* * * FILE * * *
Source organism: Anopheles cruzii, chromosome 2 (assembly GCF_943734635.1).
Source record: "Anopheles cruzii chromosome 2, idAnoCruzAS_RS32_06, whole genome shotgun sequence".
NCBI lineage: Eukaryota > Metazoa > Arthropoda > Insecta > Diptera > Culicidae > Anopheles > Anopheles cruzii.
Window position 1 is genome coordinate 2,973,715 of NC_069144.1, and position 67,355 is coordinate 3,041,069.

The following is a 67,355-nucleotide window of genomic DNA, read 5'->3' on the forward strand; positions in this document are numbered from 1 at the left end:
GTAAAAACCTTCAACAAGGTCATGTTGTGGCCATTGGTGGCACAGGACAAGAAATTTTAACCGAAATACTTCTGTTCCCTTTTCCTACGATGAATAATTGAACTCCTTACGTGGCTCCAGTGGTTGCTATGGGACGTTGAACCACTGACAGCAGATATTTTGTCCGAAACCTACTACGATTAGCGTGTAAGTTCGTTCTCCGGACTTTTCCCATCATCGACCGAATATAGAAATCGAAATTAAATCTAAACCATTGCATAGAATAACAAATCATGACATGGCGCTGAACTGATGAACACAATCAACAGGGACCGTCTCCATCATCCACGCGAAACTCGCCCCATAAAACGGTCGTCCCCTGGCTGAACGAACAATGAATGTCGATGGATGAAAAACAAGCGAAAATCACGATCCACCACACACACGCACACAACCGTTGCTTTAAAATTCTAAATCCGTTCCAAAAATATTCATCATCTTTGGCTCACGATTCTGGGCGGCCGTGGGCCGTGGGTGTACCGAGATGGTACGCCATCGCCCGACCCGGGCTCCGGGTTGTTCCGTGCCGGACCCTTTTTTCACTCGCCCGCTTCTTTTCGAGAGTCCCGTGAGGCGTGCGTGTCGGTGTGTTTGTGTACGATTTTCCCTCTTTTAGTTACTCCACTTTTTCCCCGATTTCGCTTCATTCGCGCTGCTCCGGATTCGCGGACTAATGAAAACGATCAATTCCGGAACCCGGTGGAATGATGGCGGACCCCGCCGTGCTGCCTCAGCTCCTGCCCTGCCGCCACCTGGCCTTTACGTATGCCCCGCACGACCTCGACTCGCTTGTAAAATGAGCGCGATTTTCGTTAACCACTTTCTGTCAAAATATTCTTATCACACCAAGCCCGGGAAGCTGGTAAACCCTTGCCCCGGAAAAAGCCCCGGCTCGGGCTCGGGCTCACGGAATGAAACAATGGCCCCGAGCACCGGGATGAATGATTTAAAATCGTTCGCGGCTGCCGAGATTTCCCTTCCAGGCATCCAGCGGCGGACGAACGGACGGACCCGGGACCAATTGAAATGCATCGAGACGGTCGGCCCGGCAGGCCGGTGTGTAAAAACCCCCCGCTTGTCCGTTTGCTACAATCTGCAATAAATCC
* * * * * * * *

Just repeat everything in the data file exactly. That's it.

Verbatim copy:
Source organism: Anopheles cruzii, chromosome 2 (assembly GCF_943734635.1).
Source record: "Anopheles cruzii chromosome 2, idAnoCruzAS_RS32_06, whole genome shotgun sequence".
NCBI lineage: Eukaryota > Metazoa > Arthropoda > Insecta > Diptera > Culicidae > Anopheles > Anopheles cruzii.
Window position 1 is genome coordinate 2,973,715 of NC_069144.1, and position 67,355 is coordinate 3,041,069.

The following is a 67,355-nucleotide window of genomic DNA, read 5'->3' on the forward strand; positions in this document are numbered from 1 at the left end:
GTAAAAACCTTCAACAAGGTCATGTTGTGGCCATTGGTGGCACAGGACAAGAAATTTTAACCGAAATACTTCTGTTCCCTTTTCCTACGATGAATAATTGAACTCCTTACGTGGCTCCAGTGGTTGCTATGGGACGTTGAACCACTGACAGCAGATATTTTGTCCGAAACCTACTACGATTAGCGTGTAAGTTCGTTCTCCGGACTTTTCCCATCATCGACCGAATATAGAAATCGAAATTAAATCTAAACCATTGCATAGAATAACAAATCATGACATGGCGCTGAACTGATGAACACAATCAACAGGGACCGTCTCCATCATCCACGCGAAACTCGCCCCATAAAACGGTCGTCCCCTGGCTGAACGAACAATGAATGTCGATGGATGAAAAACAAGCGAAAATCACGATCCACCACACACACGCACACAACCGTTGCTTTAAAATTCTAAATCCGTTCCAAAAATATTCATCATCTTTGGCTCACGATTCTGGGCGGCCGTGGGCCGTGGGTGTACCGAGATGGTACGCCATCGCCCGACCCGGGCTCCGGGTTGTTCCGTGCCGGACCCTTTTTTCACTCGCCCGCTTCTTTTCGAGAGTCCCGTGAGGCGTGCGTGTCGGTGTGTTTGTGTACGATTTTCCCTCTTTTAGTTACTCCACTTTTTCCCCGATTTCGCTTCATTCGCGCTGCTCCGGATTCGCGGACTAATGAAAACGATCAATTCCGGAACCCGGTGGAATGATGGCGGACCCCGCCGTGCTGCCTCAGCTCCTGCCCTGCCGCCACCTGGCCTTTACGTATGCCCCGCACGACCTCGACTCGCTTGTAAAATGAGCGCGATTTTCGTTAACCACTTTCTGTCAAAATATTCTTATCACACCAAGCCCGGGAAGCTGGTAAACCCTTGCCCCGGAAAAAGCCCCGGCTCGGGCTCGGGCTCACGGAATGAAACAATGGCCCCGAGCACCGGGATGAATGATTTAAAATCGTTCGCGGCTGCCGAGATTTCCCTTCCAGGCATCCAGCGGCGGACGAACGGACGGACCCGGGACCAATTGAAATGCATCGAGACGGTCGGCCCGGCAGGCCGGTGTGTAAAAACCCCCCGCTTGTCCGTTTGCTACAATCTGCAATAAATCC